Glorious Glauber's leaves only sweet memories

City Diary

May 08, 2002|By Patricia Montley

Patricia Montley is a free-lance writer who lives in Lutherville.

City Diary provides a forum for examining issues and events in Baltimore's neighborhoods and welcomes contributions from readers.

Tell me it isn't true that on April 25, Ruxton Chocolates, maker of Naron and Mary Sue, Easter egg supplier to Wal-Marts and Rite Aids, devoured the cherished chocolate of my childhood, the mettle of my midlife, the solace of my soon-to-be senior years.

Even as a preschooler, I appreciated the ritual: the careful opening of the white box, the delicate folding back of the stiff wax paper, the reverent inhaling of the cloying sweetness, the visual cornucopia of rich brown shapes.

And I knew by heart what inner delight each shape and the mysterious rune atop it signified: butter creams and cherries, raisin clusters and turtles, coconuts and caramels, sponges and nougats, and my personal favorite: peppermint. Whence this exotic familiarity? How did I get to be this luckiest kid on the block?

Because my grandmother, Frances McCoy, hand-dipped chocolates for Glauber's. Others might boast of rich and powerful ancestors. Of Mayflower arrivals. Of landed lords and ladies. Of cultured gentry. Of self-made entrepreneurs. Let them. I knew better. For me, home was where the chocs were. Not your store-bought bars or bagged been-arounds. But fresh, dipped-that-day, taste-bud-exploding chocolates.

And my teachers were the luckiest in the school, for didn't they -- while their envious colleagues pretended to be grateful for dreary white handkerchiefs -- get Glauber's at Christmas?

But Easter! That was the day. My be- ribboned basket, padded with paper "straw," was crammed with treats: smooth chicks hefty as baseballs and lambs with bubbled brown fleece; rabbits pulling carts of jelly beans; chocolate eggs the size of baked potatoes, filled with peanut butter or -- just for me -- peppermint cream.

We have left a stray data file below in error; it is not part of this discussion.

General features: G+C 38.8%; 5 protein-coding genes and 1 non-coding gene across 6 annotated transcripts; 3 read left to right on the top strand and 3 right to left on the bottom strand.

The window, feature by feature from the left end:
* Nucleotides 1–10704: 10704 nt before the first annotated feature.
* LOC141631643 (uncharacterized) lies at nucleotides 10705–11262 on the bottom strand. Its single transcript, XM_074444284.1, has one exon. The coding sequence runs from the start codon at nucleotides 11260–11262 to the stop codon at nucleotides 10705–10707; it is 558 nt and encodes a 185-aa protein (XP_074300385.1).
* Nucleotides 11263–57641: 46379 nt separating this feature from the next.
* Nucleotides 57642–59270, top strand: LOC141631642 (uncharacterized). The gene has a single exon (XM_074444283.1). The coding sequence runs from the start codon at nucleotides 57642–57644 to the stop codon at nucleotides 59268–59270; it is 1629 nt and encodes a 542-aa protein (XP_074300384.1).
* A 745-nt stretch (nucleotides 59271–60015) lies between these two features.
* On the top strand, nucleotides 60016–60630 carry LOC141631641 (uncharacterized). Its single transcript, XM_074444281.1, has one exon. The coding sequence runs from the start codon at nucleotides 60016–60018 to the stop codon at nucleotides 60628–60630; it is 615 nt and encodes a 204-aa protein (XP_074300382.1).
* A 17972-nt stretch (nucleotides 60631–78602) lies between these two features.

And, as a special reward for my Lenten privation, a cross emblazoned with lilies. As surely as 40 days is a long stretch without sweets, this bounty was a foreshadowing of what the Last Judgment would be for the Just ... and the Disciplined.

My grandmother, who died a couple months shy of her 100th birthday, told me several years earlier on the flowered sofa in the tiny living room of her West Baltimore rowhouse, "I wish I could go back to work. We had such a good time, us girls in Miz Glauber's kitchen."

I pictured Miss Dolly and Miss Bessie in their hairnet halos as Miss Frances told me stories of her days in the Hanover Street store, founded by John Henry Glauber in 1876. She worked there in the 1930s until John Henry's son, Howard, moved the manufacturing to his home on Regester Avenue in Idlewylde.

The streetcar didn't go out that far. So Howard picked up the dippers at 10 a.m. on York Road and Dunkirk Road and drove them to his two-story white Victorian home, where they worked till 10 p.m. They had breaks for lunch and dinner, prepared by his wife, Miriam.

My grandmother remembered the time they were so engrossed in a radio soap opera that the chocolate boiled over and, though it made a gooey mess, they couldn't keep from laughing.

By the '50s, machines had replaced the dippers and Glauber's had stalls in Lexington, Cross Street and Hollins markets. Over the next decades, under the leadership of Howard's sons, Howard Jr. and Kenneth, the candy business expanded to include greeting cards and made the transition to the malls: Yorkridge, Perring Plaza, Eastpoint, Towson Town Center, Harford, Security. There was even a four-year stint at the trendy Brown's Wharf in Fells Point.

But overhead at the mall stores was high, and by the time Miss Frances had her last visit with Kenneth Glauber in 1999, the business was no longer growing. Cards were pricey, and young mall-crawlers either didn't send them or relied on e-cards. For some health-conscious folks, candy was no longer the treat of choice. And the final straw: After 125 years as a family operated business, the Glaubers had no "family" willing to take up the chocolate torch; the fourth generation had chosen other pursuits.

I wondered what pursuits -- surely not medicine, education, law, the ministry -- could possibly be as noble a calling as providing that decadent, divine creature-comfort that hotwires the body and soothes the soul.

Today's writer

Patricia Montley is a free-lance writer who lives in Lutherville.

City Diary provides a forum for examining issues and events in Baltimore's neighborhoods and welcomes contributions from readers.

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